2. Best option is to get another stepper motor, one more
suited for low speeds and high holding torques. You can get
these for $5 or less from most surplus electronics places
on the net. Or search garage sales for old computer printers
and get the motors from these. You can get two $20 motors
out of a printer that cost you $2. I do it all the time.
:o)
-Roman

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2001\03\02@070230 by Russell McMahon

picon face
> "I've seen things you people wouldn't believe. ULN2003's on
>  fire off the shoulder of Orion. I watched PICs glow in
>  the dark near the Tannhauser gate. All those moments will be
>  lost in time, like tears in rain. Time to die..."
>                                                -Blade Runner- (amended :-)

You've had quite a lot of good advice on the ULN2003.
Here's some practical tips:
If you want to know WHY its getting hot, read on.
If you want to know how you SHOULD be doing it ignore most of the following
and skip to the end (A BETTER WAY) .................
:-)


- Have a look at the total package current capabilities and measure the
ACTUAL current being drawn from the power supply.
- Drive one phase fully on in the configuration you will be using and
measure the DC drop across the driver with a meter. If you have an
oscilloscope you can measure this "saturation" voltage directly.
- Power dissipation is the above voltage and current multiplied together.
Anything over about 500 mW is getting fairly warm and over 1 watt is toasty.

The total package has a rated current of 2.5 amp.
The peak current per driver is 500 mA.
The N (DIP) package has a rated dissipation of 1150 mW and a thermal
resistance of 9.2 mW per degree C.

At 500 mA you can use only 1 driver on average always on at 450 mA
With 4 drivers on you can do 180 mA at 100% on or 4 x 500 mA at 25% duty
cycle.

Each driver has a saturation voltage of 1.5 volts !!!!!!!!!!! when driven at
full rated input current (500 uA).
Paralleling two drivers only reduces this to about 1.2 volts!!!

To get full drive you need the better part of 5 volts on the input.
(Input is 2.7 kohm into a 2 diode drop darlington input)
2.7k x 500 uA + 2 x 0.6v = 2.6 volts

Current gain is about 1000 so you dont need much more drive than the above.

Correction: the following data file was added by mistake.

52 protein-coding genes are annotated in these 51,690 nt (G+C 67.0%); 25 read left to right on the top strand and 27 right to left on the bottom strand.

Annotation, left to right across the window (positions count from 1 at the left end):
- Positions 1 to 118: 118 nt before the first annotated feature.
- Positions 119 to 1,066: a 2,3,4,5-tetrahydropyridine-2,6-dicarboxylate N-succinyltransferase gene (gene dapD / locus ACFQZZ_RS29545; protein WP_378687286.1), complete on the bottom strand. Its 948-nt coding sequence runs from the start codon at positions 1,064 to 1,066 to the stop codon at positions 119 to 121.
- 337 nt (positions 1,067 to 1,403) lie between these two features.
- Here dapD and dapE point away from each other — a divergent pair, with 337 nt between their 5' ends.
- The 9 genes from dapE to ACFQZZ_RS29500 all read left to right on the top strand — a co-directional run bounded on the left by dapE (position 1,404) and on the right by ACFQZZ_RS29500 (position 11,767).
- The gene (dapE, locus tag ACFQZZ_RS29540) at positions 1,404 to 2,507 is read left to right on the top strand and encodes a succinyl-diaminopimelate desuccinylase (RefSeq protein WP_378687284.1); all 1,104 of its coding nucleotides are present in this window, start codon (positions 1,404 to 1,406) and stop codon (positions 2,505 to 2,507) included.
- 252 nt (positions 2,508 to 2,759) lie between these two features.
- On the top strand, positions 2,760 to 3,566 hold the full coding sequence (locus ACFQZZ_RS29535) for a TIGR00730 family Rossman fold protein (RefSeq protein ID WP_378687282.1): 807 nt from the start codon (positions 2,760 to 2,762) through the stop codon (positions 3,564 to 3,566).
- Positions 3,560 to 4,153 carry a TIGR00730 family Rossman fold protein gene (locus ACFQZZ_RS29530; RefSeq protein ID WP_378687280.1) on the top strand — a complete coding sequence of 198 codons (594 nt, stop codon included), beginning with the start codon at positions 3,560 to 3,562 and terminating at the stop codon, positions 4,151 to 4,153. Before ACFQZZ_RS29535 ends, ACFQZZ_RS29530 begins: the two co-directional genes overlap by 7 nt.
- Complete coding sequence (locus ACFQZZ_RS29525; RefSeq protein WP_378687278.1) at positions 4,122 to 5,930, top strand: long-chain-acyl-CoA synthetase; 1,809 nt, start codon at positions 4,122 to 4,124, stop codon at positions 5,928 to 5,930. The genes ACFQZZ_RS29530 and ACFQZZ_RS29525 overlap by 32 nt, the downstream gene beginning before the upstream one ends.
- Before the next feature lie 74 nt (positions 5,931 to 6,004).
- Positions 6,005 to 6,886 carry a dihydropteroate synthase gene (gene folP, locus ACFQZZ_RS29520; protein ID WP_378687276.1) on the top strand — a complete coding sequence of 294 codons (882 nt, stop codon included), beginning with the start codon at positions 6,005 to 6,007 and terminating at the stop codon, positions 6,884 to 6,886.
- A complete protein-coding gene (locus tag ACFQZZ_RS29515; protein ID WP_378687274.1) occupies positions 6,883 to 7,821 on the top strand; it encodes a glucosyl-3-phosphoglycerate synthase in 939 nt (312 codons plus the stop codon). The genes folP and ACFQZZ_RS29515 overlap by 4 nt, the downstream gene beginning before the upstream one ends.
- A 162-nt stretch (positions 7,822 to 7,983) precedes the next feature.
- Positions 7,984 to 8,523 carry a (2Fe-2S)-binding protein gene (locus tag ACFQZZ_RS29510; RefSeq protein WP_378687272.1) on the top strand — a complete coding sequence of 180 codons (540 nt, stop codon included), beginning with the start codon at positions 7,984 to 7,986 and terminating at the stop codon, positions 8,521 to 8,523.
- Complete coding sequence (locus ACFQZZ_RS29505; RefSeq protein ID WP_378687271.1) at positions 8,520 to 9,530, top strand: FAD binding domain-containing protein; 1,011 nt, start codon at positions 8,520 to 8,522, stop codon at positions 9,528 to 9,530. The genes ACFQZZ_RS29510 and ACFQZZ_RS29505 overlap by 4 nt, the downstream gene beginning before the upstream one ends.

I'd say that the ULN2003 has far too low a rating for what you are trying to
do.

A BETTER WAY .................

Using separate TO126 or TO220 power transistors with a modest heatsink would
work much better.
As normal transistors will not be able to be driven directly by a processor
use of a darlington would be better eg

4 amp rated

   NPN        BD675, BD677,  BD682 etc
   PNP        BD680

5 amp

   NPN    TIP120,/121/122
   PNP    TIP125/126/127

etc

Using a 470 ohm resistor from PIC pin to base will allow direct drive from
PIC with adequate drive (Beta typically 750)


That should be enough to go on with ...



regards


               Russell McMahon


{Quote hidden}

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2001\03\02@090626 by Olin Lathrop

face picon face
> A ULN2003 is a open collector bipolar driver.  There are 7 darlingtons
> within the package and each can switch 50 volts at 500mA.

A darlington is a particularly bad choice in this instance.  The high on
voltage is a significant portion of the 12V supply voltage.  At the voltages
and currents mentioned here (12V, 3A), FETs are the best choice.


*****************************************************************
Olin Lathrop, embedded systems consultant in Devens Massachusetts
(978) 772-3129, @spam@olinspam_OUTspam.....embedinc.com, http://www.embedinc.com

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2001\03\02@090718 by Olin Lathrop

face picon face
> If it's not an stepper motor it is very well disguised :-)
>
> The motor does turns clockwise, counterclockwise, I can change its
> speed, etc... and I have done all the pic programming assuming
> that IT IS a stepper motor. Thus, I understand that there is only
> one problem : my ignorance (which, BTW is being incrementally reduced
> by means of the comments and suggestions in this list).

Do you have any evidence that this is not a brushless DC motor?  That would
be more likely if it turned the disk drive spindle.  If it moved the heads
then it is more likely a stepper.


*****************************************************************
Olin Lathrop, embedded systems consultant in Devens Massachusetts
(978) 772-3129, olinspamBeGonespamembedinc.com, http://www.embedinc.com

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2001\03\02@104815 by Roman Black

flavicon
face